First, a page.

Modern day Christians do not have as much interest in heaven as earlier generations did. Perhaps it is that life has become so comfortable here that we do not feel the need to think much about what our future dwelling place is going to be like. I will admit that I feel a great frustration sometimes when I come to talk about heaven. Many of us would rather hear about how to improve our lives here—as if we were going to live in this world forever. Many of us seem to be quite content with the degree of companionship we share with Jesus here and now, and we don’t feel much tug to be with him in the way he says he wants us to be with him. Greg Laurie is the pastor of the fifteen thousand member Harvest Christian Fellowship in Riverside, California. On July 24 his thirty-three year old son, Chris, was killed in an automobile accident. I’ve tried to comfort parents who have lost a child, and I don’t think there is anything much harder to go through than that. Greg Laurie had organized a crusade at which he was scheduled to speak just three weeks after Chris’ death. Many wondered of he would cancel, but he didn’t. He stood before the overflow crowd of some 29,000 people and said to them, “I’ve talked about heaven my whole life, and I’ve given many messages on life after death. And I’ve counseled many people who have lost a loved one, and I thought I knew a little bit about it. But I have to say that when it happens to you, it’s a whole new world.” He wrote later, “Just saying those beautiful words from the Bible about where our loved ones in the Lord go when they die encouraged me.” (Christianity Today, October 2008, 17-18) Look ahead. Jesus wants us to be with him in heaven.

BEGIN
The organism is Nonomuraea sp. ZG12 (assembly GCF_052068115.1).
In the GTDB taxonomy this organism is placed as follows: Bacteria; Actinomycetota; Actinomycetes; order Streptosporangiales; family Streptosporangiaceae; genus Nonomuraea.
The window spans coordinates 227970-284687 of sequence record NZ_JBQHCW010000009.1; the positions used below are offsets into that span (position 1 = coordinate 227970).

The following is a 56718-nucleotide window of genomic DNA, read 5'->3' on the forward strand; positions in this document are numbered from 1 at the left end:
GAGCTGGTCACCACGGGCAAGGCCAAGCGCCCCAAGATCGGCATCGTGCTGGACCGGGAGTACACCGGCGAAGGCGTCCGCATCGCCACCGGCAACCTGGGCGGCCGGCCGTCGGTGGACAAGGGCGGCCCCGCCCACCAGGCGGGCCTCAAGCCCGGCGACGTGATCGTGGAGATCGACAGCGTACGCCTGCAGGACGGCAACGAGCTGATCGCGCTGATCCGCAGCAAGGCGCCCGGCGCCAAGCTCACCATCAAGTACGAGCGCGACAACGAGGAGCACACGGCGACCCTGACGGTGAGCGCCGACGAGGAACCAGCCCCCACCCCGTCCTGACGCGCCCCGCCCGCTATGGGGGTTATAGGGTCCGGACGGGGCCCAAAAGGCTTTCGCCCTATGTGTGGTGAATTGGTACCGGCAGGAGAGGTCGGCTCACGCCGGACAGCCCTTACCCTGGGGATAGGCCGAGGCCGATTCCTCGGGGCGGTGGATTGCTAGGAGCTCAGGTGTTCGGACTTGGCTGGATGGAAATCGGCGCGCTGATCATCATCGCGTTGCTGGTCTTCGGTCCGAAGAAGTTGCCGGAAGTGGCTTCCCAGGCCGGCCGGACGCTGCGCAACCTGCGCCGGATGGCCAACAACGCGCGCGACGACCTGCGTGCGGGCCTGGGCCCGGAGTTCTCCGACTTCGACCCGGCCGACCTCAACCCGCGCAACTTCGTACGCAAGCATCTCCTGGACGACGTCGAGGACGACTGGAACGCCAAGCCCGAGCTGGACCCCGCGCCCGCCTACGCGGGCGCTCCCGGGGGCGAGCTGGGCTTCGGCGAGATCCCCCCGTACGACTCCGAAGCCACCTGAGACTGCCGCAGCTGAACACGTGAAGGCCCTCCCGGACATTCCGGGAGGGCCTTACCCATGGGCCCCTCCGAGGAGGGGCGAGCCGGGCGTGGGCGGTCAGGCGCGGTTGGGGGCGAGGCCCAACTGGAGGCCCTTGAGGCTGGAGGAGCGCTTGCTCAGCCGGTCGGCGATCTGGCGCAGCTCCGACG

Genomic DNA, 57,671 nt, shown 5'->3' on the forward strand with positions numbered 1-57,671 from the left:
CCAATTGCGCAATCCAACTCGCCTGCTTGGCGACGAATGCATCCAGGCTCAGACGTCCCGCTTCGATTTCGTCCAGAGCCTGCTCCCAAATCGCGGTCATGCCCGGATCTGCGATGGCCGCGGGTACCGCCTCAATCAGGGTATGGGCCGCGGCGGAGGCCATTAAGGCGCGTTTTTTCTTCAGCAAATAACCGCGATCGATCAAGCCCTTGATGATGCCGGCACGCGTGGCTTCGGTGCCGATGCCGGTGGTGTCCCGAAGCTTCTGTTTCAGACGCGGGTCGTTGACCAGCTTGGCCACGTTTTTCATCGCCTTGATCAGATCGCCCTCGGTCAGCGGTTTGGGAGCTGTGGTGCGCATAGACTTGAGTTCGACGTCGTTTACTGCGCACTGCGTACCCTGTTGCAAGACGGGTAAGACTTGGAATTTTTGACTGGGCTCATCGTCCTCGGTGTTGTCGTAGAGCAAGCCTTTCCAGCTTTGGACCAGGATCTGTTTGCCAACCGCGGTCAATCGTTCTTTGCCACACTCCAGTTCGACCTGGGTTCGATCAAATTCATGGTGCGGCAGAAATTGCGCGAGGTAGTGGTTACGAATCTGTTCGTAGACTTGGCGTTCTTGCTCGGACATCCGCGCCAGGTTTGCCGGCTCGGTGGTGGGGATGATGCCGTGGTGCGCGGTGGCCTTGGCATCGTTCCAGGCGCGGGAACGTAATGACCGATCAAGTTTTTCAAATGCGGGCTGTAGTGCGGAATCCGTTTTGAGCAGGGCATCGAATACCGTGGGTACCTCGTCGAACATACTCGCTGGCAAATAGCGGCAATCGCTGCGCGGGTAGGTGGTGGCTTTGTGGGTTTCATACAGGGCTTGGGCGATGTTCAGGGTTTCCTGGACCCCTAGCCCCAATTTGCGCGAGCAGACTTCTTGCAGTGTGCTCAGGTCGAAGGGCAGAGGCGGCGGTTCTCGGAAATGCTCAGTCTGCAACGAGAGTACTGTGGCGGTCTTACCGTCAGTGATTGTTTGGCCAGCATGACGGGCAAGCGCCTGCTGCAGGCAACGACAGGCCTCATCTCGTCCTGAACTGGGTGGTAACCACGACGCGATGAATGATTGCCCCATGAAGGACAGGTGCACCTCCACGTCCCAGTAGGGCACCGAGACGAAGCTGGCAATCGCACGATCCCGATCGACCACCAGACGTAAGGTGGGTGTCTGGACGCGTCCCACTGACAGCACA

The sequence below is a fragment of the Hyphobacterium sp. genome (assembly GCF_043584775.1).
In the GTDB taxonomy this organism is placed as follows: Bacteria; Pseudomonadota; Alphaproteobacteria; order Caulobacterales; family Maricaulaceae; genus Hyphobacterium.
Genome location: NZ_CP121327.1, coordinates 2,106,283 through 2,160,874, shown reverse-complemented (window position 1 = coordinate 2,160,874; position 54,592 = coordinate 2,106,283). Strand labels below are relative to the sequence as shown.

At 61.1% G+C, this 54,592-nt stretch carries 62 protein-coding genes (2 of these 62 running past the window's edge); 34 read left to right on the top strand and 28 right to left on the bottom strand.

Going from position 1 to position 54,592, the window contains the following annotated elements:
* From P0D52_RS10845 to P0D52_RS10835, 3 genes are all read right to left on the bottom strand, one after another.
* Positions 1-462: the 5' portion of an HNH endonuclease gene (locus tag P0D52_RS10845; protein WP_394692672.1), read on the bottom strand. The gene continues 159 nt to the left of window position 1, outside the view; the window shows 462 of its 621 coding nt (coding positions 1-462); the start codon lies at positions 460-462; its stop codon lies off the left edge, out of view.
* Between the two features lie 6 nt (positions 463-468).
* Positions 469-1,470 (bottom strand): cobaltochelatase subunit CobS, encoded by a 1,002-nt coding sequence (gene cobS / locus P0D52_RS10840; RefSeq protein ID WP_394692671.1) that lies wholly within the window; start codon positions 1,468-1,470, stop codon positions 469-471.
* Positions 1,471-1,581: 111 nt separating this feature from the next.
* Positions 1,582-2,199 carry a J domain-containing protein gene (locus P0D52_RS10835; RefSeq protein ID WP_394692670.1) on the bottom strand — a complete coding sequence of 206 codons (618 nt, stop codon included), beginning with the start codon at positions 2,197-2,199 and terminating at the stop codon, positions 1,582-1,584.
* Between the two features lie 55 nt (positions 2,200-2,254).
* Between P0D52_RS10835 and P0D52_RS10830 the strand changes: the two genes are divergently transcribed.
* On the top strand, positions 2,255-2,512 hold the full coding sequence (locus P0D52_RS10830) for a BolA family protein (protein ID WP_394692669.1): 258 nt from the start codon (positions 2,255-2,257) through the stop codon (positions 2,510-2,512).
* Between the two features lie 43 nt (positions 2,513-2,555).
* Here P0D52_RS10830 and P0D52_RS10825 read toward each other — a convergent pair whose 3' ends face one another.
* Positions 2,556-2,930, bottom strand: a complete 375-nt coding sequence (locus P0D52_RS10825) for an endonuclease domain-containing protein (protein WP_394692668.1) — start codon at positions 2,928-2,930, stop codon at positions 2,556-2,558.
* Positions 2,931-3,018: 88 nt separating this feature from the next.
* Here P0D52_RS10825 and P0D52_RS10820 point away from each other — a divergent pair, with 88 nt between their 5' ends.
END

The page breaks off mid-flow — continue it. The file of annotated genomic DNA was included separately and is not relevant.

3. Why Jesus Wants Us With Him. Jesus concludes his prayer by revealing why it is that he wants us to be with him. It is not just sentimentality. He expresses three reasons for wanting us with him in heaven.  The first reason is so that we see Christ’s glory. In verse 24 Jesus says, “I desire that they…be with Me…in order that they may behold My glory, which You have given Me; for You loved Me before the foundation of the world.” As God Jesus possesses glory that you and I have never imagined. He’s talked about it, but we’ve never seen it. On the last trip Barb and I made to visit our sons and their families, we did the round-robin, stopping at each of their homes. On this trip, each family had made some improvements to their houses. One had remodeled their mud room. Another had painted the living room. The third had put up molding around the ceiling and painted. We had already heard all about what they had accomplished, but that wasn’t good enough. They wanted to show us. We had to see it. And so we did the tour and uttered the appropriate words of praise and approval, for each of them had really done fine work. Their homes looked beautiful. And Barb and I were proud of them.